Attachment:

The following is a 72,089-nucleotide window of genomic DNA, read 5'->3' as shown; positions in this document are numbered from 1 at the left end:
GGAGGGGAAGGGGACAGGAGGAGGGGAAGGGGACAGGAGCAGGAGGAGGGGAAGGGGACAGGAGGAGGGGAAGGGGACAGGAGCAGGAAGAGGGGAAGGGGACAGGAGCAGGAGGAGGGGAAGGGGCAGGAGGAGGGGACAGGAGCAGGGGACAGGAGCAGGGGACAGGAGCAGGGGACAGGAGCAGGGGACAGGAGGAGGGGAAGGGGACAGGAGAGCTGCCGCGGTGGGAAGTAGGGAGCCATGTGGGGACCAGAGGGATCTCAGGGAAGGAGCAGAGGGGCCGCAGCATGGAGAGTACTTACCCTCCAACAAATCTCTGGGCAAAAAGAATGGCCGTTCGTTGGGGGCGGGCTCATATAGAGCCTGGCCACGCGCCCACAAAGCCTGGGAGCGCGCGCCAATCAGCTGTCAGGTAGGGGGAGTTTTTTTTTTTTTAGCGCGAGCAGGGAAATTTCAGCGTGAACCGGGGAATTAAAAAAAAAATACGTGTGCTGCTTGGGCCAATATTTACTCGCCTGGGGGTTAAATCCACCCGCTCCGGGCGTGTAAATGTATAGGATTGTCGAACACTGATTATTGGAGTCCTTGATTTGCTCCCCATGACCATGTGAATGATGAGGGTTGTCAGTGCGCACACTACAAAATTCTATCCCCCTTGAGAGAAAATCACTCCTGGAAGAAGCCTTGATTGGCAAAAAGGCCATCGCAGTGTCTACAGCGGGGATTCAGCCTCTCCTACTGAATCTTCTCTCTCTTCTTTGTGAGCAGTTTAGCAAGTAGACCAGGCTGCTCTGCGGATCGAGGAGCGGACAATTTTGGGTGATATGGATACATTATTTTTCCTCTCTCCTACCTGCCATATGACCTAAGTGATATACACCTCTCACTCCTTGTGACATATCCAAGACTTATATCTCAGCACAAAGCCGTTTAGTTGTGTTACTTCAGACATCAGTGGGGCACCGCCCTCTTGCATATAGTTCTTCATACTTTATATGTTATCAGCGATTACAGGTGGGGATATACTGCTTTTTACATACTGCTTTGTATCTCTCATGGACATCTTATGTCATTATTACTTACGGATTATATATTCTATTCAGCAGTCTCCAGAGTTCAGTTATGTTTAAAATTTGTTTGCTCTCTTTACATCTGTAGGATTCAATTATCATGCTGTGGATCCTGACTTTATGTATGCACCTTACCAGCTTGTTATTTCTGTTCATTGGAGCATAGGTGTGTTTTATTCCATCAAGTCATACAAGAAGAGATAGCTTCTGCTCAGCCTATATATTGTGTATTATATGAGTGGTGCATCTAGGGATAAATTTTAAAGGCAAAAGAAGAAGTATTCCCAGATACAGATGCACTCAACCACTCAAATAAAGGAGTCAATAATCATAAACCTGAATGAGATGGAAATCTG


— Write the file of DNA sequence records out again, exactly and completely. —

The following is a 72,089-nucleotide window of genomic DNA, read 5'->3' as shown; positions in this document are numbered from 1 at the left end:
GGAGGGGAAGGGGACAGGAGGAGGGGAAGGGGACAGGAGCAGGAGGAGGGGAAGGGGACAGGAGGAGGGGAAGGGGACAGGAGCAGGAAGAGGGGAAGGGGACAGGAGCAGGAGGAGGGGAAGGGGCAGGAGGAGGGGACAGGAGCAGGGGACAGGAGCAGGGGACAGGAGCAGGGGACAGGAGCAGGGGACAGGAGGAGGGGAAGGGGACAGGAGAGCTGCCGCGGTGGGAAGTAGGGAGCCATGTGGGGACCAGAGGGATCTCAGGGAAGGAGCAGAGGGGCCGCAGCATGGAGAGTACTTACCCTCCAACAAATCTCTGGGCAAAAAGAATGGCCGTTCGTTGGGGGCGGGCTCATATAGAGCCTGGCCACGCGCCCACAAAGCCTGGGAGCGCGCGCCAATCAGCTGTCAGGTAGGGGGAGTTTTTTTTTTTTTAGCGCGAGCAGGGAAATTTCAGCGTGAACCGGGGAATTAAAAAAAAAATACGTGTGCTGCTTGGGCCAATATTTACTCGCCTGGGGGTTAAATCCACCCGCTCCGGGCGTGTAAATGTATAGGATTGTCGAACACTGATTATTGGAGTCCTTGATTTGCTCCCCATGACCATGTGAATGATGAGGGTTGTCAGTGCGCACACTACAAAATTCTATCCCCCTTGAGAGAAAATCACTCCTGGAAGAAGCCTTGATTGGCAAAAAGGCCATCGCAGTGTCTACAGCGGGGATTCAGCCTCTCCTACTGAATCTTCTCTCTCTTCTTTGTGAGCAGTTTAGCAAGTAGACCAGGCTGCTCTGCGGATCGAGGAGCGGACAATTTTGGGTGATATGGATACATTATTTTTCCTCTCTCCTACCTGCCATATGACCTAAGTGATATACACCTCTCACTCCTTGTGACATATCCAAGACTTATATCTCAGCACAAAGCCGTTTAGTTGTGTTACTTCAGACATCAGTGGGGCACCGCCCTCTTGCATATAGTTCTTCATACTTTATATGTTATCAGCGATTACAGGTGGGGATATACTGCTTTTTACATACTGCTTTGTATCTCTCATGGACATCTTATGTCATTATTACTTACGGATTATATATTCTATTCAGCAGTCTCCAGAGTTCAGTTATGTTTAAAATTTGTTTGCTCTCTTTACATCTGTAGGATTCAATTATCATGCTGTGGATCCTGACTTTATGTATGCACCTTACCAGCTTGTTATTTCTGTTCATTGGAGCATAGGTGTGTTTTATTCCATCAAGTCATACAAGAAGAGATAGCTTCTGCTCAGCCTATATATTGTGTATTATATGAGTGGTGCATCTAGGGATAAATTTTAAAGGCAAAAGAAGAAGTATTCCCAGATACAGATGCACTCAACCACTCAAATAAAGGAGTCAATAATCATAAACCTGAATGAGATGGAAATCTG